Isolation Drills: Cliff Hillis

Like the majority of you, all of us in the Philadelphia area are staying at home, learning to adapt to our “new normal.” MAGNET is checking in with local musicians to see how and what they’re doing during this unprecedented time. Photos by Chris Sikich.

Hillis: It’s crazy how the world changed so quickly right in front of my eyes. When the news started to break about COVID-19 spreading in the U.S., I was in Florida doing some gigs. And washing my hands more than ever before. By the time I returned to Pennsylvania a few days later, I immediately self-quarantined and have been sheltering in place ever since.

All of my immediate gigs have been canceled, including a couple that I was really looking forward to with Rhett Miller from the Old 97’s. Like everyone else, I’m not sure what the future holds for live gigs, so I’m working on a few things I can do when I’m housebound.

I knew I wasn’t the only person affected by a loss of work and income, so in an effort to entertain and help out, I decided to do a Facebook Live show every Sunday where I donate half of all tips I get to a different local charity each week. It has gone over really well, so I decided to make it a regular event, 12:30 p.m. every Sunday.

I’m also using this time working on my own music and have been writing and recording songs for an alter-ego project I have called the Inside Passenger

Luckily, since I have a small studio at my house, I’ve been able to finish some ongoing mixing and mastering projects, including a new record for a fantastic singer/songwriter from Minneapolis: Hayley Lewis and her band Corzine. Check her out! I have some other projects that I can do remotely, so that helps, too.

Isolation Drills: Joy Ike

Like the majority of you, all of us in the Philadelphia area are staying at home, learning to adapt to our “new normal.” MAGNET is checking in with local musicians to see how and what they’re doing during this unprecedented time. Photos by Chris Sikich.

My name is Joy Ike, and I’m a singer/songwriter writer who lives in Germantown. The last six weeks have been a bit surreal for me. I think everyone can fairly say that they have to blink a few times each day to remind themselves that all of this is real. At the same time, as someone who is on the road a lot less than I used to be, I’m used to working from home. So being home for long periods of time is familiar and welcomed. However, I have to regularly remind myself that so many people aren’t experiencing this season in the same way. This is a very difficult time for so many people in so many ways. That grieves my heart. I’m reminded of how important it is to check up on my loved ones, friends and people who pop into my mind randomly.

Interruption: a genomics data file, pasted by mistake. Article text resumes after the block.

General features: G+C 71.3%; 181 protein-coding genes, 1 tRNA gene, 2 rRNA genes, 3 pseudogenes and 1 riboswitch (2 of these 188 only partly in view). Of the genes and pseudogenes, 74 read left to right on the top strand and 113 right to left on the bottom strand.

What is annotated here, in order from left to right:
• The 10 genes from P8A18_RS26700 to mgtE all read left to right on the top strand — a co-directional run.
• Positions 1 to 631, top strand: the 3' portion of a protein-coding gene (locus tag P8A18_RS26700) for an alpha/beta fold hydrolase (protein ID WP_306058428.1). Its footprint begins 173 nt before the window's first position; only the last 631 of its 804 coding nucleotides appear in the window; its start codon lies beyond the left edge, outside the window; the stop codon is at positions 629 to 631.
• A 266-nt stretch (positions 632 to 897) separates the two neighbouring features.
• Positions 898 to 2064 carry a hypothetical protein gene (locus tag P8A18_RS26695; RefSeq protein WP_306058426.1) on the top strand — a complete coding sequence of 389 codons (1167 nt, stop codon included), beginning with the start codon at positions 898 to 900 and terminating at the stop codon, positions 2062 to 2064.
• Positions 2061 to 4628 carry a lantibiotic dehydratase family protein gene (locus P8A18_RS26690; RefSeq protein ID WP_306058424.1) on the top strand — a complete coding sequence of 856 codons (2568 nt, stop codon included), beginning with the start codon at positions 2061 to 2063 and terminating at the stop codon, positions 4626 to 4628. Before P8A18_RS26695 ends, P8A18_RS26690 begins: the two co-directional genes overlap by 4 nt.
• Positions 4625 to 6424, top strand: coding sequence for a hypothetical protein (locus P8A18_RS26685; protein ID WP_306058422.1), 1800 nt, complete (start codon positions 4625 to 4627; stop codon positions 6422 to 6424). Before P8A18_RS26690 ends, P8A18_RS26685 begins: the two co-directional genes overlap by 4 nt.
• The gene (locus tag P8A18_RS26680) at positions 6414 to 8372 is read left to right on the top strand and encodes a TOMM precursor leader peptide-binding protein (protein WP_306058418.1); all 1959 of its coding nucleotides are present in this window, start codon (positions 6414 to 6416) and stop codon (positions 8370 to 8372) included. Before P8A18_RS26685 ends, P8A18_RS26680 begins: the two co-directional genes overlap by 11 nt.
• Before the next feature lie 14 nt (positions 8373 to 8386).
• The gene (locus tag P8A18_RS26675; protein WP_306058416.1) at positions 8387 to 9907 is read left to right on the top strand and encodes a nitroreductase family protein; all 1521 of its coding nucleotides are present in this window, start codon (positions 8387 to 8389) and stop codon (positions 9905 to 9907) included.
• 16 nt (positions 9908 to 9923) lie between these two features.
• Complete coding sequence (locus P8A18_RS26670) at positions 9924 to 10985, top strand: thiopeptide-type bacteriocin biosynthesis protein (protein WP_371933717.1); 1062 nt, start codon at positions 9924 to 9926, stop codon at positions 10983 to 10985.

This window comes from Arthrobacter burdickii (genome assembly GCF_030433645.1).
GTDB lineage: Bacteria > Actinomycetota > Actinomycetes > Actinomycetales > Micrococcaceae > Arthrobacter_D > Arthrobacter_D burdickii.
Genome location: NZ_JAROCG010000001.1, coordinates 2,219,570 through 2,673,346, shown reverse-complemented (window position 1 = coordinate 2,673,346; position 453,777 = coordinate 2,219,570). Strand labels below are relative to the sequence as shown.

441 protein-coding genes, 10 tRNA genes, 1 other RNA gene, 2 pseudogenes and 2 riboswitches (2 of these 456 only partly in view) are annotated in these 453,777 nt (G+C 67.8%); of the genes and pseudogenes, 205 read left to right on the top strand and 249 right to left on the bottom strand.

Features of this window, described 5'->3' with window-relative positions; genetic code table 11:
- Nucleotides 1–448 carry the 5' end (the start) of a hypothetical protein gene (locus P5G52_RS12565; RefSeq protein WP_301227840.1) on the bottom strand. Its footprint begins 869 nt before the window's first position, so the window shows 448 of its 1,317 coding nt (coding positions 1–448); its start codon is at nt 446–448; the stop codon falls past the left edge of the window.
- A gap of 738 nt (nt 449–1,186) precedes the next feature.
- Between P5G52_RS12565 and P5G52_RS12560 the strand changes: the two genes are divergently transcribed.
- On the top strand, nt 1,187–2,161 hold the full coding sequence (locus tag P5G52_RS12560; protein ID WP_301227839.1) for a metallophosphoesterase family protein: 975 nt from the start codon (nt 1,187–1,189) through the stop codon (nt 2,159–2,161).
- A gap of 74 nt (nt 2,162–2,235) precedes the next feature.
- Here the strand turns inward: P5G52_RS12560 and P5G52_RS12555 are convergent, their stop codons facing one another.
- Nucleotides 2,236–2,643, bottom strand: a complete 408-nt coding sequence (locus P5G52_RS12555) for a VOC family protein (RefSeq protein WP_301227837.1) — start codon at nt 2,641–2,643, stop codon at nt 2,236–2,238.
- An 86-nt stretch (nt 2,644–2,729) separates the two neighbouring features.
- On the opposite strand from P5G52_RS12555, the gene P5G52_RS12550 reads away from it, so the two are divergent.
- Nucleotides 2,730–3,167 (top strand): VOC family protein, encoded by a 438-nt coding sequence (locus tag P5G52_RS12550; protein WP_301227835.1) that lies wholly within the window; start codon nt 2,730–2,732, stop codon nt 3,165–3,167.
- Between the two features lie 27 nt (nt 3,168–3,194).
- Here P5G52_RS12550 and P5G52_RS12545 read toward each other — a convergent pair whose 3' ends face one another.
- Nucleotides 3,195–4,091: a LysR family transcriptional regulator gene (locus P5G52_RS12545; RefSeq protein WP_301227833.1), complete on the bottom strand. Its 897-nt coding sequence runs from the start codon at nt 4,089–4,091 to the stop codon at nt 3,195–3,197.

90% of my income comes from performing out, so that’s on hold for now. However, I’ve been so grateful for the support of my fans this past month. Their donations and purchase of merch through my online store has been sustaining me single-handedly. I can’t begin to say how grateful I am for them.

I’ve also noticed that I am way more creative then I’ve been in a long time. The time and mental space to create without distractions has been priceless. I recently wrote a quarantine-related song and put out a music video just a few days ago. While sitting at my piano several weeks ago, I was considering the fact that I had spent my first week of quarantine reconnecting with friends and family that I hadn’t talked with in such a long time. That’s the spirit that this song was written in.

This time has also allowed me the space to launch a consulting component to my music that I’ve been wanting to do for years. After running a music marketing blog for a while and doing contributing writing for Bandzoogle and Indie On The Move, I started this year with the plan to do more artist coaching for young artists and those trying to cast a better vision for what they do. This down time has given me the space to formulate and launch that. Any artists who are interested in the free group chats can sign up for Cultivators and consultations.

Last but not least, during this time I’ve put together a page on my website where my fans can contract me for assisting them with the skill sets I’ve learned from running my music for the last 15 years. So I am also doing graphic-design work and website setups for those who would like support in that.

Even though its been a highly creative time for me, I am trying not to fill all the moments of the day with productivity, which can often be a distraction. That can be hard for me, but I know that if I don’t leave space to take in what’s happening to the world, I might as well be living in a bubble. At the end of the day, we are in a new normal, and I’m trying to be ready for that on all fronts.

Isolation Drills: Fire In The Radio

Like the majority of you, all of us in the Philadelphia area are staying at home, learning to adapt to our “new normal.” MAGNET is checking in with local musicians to see how and what they’re doing during this unprecedented time. Photos by Chris Sikich.

Hey everyone, my name is Rich Carbone, and I sing and play guitar in Fire In The Radio. When we were planning to release our new record, Monuments (Wednesday), we could not have predicted we would be doing so in the middle of a global pandemic. And while this has caused use to cancel record-release tours and a performance at Montreal’s Pouzza Fest, those things seem small when placed against the backdrop of friends and family who have been lost and the people who are risking their lives each day to help us get through this.